|Wisdom begin in wonder. – Socrates.|
— KevinHodgson (@dogtrax) June 7, 2015
Curiosity got the better of me. I posed the billion-dollar question and Kevin Hodgson responded in a reflective post. Just as he couldn’t use Twitter to express his thoughts in 140 characters, nor could I.
To provide a bit of background, I think a lot about the different ways people articulate their thoughts (After all, I’m teaching a course on Seeing Your Thoughts!) — and primarily, people use text. I often come across Kevin’s tweets and they were either presented as cartoon strips, images, sound files or some combo of these. And a must-not-miss, he is a music teacher to impressionable young minds. I had wondered how he picked from his range of creative and communication abilities to express his thoughts? Was there a dominant mode he used for thinking?
Kevin, I could tell that song-writing affects you deeply, in a transformative way. It’s where you find your voice. Or which best affords you the opportunity to articulate your deepest thoughts and emotions. Words alone flatten each of us (Sousanis, 2015). If each modality is alleged to afford different ways of meaning-making of this world, I wonder if the combination of music with text produces a powerful alchemy of meaning. I’m not saying this very well. It seems that songwriting is this force, this something that is bigger than yourself, it ensnares you and pulls you in to create something almost incredulously magical to you. You note that:
I revise more with songs than I do with other writing. I admit it: I am a terrible reviser. But with songwriting, every word is a rhythm, and
every beat is important.
Alone, without music, writing does not seem to move you to be as meticulous with writing as you do with writing with music. Is it the music then that moves you? Does this point somehow to an educational implication? Should we teach more often with music? With multiple modalities? Have you tried this with your students? Do they write better?
You also mention, Kevin, that you let yourself go, and I’m almost envious and confused by this. Because maybe I don’t know how to let go to create in the way you do? Sometimes it happens, and sometimes, it doesn’t. Is that the same for you? Powerful emotions move me a lot to write some (crappy) poetry sometimes, mostly prose. I used to want to write a play and stage it. I like singing too, but haven’t sung in a choir since I arrived in America. Theatre moves me powerfully. I paint sometimes, not enough. I doodle, not enough. I take photos, and sometimes, I can say I feel that the image is almost incredibly perfect at conveying a mood.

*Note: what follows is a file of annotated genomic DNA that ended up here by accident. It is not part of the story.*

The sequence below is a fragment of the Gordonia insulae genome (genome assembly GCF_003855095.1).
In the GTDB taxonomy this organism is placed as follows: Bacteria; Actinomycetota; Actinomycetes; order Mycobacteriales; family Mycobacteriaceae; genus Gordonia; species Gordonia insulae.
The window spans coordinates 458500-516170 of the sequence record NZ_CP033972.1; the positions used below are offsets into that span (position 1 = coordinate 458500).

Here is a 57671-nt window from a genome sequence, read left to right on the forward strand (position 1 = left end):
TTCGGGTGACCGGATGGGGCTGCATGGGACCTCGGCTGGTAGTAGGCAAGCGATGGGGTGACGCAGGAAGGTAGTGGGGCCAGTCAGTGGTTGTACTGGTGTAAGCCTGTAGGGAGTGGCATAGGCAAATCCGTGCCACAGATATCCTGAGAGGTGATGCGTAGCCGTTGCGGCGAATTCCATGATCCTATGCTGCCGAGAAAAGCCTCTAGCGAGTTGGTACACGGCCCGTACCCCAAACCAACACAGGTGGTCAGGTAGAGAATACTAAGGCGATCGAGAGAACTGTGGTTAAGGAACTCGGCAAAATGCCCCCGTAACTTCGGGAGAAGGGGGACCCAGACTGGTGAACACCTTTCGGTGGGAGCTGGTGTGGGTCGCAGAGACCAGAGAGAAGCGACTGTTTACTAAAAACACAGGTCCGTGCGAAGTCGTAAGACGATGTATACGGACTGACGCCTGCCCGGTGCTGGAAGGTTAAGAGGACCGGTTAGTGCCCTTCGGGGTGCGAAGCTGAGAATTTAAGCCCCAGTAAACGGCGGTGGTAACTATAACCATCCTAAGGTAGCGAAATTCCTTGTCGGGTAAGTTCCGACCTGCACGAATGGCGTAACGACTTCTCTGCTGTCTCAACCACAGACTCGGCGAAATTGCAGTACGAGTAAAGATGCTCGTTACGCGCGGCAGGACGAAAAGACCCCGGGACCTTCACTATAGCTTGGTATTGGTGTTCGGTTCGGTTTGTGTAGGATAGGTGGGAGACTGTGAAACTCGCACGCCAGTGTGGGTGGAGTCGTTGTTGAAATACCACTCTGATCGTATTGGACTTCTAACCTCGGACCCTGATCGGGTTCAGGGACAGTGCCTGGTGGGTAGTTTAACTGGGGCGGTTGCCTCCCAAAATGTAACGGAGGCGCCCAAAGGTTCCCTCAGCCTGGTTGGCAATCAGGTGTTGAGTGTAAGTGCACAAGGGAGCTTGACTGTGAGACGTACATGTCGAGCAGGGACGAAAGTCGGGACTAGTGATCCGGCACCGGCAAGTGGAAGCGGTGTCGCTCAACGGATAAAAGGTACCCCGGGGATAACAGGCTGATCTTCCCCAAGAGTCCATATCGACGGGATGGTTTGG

Have you come across Twyla Tharp’s book on The Creative Habit and Steve Pressfield’s Do the Work? I almost feel like I’m not doing the work. If I want to be powerfully creative or creatively powerful, I have to just act, not think so much.
So, I appreciate your reflective post to my question. One question you didn’t answer is a related one. In daily life, you aren’t and can’t be composing songs to sort out ideas, right? So do you think often in words without music in everyday life? Or words often appear somehow with music? Or does a tune often go on in your head?
Thanks so much for this conversation. I am rambling but what I got away from this reflection is the reminder that we are multifaceted people (I often call myself a boundary/border crosser; a hybridized person). Bringing two dimensionalities together produces something sublime for you. Yet, higher ed is just beginning to see the significance of interdisciplinary work. Ah, let me not ruin the mood.
Looking forward to more creations from you!